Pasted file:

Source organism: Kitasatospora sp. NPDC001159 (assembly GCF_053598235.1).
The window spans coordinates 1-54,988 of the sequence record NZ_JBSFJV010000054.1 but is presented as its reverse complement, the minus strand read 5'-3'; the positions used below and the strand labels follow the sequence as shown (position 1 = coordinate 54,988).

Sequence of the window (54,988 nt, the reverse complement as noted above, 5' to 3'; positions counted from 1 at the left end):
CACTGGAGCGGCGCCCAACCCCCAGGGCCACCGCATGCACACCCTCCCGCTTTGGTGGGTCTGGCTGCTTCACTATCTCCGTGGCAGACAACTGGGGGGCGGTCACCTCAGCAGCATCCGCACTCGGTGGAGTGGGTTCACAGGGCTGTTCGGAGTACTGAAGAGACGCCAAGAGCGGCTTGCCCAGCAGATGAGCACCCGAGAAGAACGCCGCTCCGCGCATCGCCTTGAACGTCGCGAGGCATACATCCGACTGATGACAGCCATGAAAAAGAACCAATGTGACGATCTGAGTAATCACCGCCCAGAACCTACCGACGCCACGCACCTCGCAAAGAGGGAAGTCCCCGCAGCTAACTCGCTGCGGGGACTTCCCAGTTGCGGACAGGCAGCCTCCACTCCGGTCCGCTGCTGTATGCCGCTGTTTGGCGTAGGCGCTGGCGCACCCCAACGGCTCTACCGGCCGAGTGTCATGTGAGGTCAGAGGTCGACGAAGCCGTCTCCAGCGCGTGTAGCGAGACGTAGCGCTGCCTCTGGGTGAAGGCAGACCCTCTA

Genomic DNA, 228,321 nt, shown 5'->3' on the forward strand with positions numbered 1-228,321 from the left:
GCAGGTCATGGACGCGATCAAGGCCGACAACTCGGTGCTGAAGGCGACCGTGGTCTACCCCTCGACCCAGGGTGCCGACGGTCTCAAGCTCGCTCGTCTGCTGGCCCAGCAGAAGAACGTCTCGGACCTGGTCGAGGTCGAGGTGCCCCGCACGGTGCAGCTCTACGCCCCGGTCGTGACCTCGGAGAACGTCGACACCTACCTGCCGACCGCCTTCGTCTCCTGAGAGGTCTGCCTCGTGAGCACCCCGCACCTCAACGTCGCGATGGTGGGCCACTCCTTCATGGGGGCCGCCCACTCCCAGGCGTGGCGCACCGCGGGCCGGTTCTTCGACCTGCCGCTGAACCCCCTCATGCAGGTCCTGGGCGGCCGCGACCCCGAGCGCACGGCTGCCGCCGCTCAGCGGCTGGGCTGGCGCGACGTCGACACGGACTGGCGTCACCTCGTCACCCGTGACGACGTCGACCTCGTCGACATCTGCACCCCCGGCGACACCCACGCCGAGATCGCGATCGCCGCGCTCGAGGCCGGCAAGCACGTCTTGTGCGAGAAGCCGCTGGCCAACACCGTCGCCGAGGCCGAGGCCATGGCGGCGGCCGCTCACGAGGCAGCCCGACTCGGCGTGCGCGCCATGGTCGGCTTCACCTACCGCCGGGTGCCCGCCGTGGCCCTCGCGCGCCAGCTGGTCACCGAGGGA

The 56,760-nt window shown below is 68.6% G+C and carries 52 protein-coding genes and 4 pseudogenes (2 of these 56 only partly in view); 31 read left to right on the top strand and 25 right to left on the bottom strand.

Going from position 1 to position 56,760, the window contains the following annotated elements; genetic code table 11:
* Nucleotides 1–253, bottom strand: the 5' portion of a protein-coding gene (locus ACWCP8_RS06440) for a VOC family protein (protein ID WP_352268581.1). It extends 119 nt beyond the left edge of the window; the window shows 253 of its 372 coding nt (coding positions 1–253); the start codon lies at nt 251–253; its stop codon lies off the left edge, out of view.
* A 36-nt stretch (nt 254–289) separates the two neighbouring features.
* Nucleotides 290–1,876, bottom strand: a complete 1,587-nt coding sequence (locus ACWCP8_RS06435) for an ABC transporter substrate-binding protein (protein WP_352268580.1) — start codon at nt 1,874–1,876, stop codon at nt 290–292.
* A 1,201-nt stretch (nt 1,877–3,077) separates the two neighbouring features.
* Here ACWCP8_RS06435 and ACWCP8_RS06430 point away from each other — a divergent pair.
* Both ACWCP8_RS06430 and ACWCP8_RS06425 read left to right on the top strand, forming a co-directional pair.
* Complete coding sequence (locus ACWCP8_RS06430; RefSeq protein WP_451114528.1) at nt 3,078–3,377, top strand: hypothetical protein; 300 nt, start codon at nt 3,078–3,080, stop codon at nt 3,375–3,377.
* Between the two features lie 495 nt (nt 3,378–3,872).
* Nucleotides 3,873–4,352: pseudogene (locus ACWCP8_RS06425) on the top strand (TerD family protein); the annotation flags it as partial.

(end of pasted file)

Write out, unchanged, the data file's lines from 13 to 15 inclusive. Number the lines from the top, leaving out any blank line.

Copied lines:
* Here ACWCP8_RS06435 and ACWCP8_RS06430 point away from each other — a divergent pair.
* Both ACWCP8_RS06430 and ACWCP8_RS06425 read left to right on the top strand, forming a co-directional pair.
* Complete coding sequence (locus ACWCP8_RS06430; RefSeq protein WP_451114528.1) at nt 3,078–3,377, top strand: hypothetical protein; 300 nt, start codon at nt 3,078–3,080, stop codon at nt 3,375–3,377.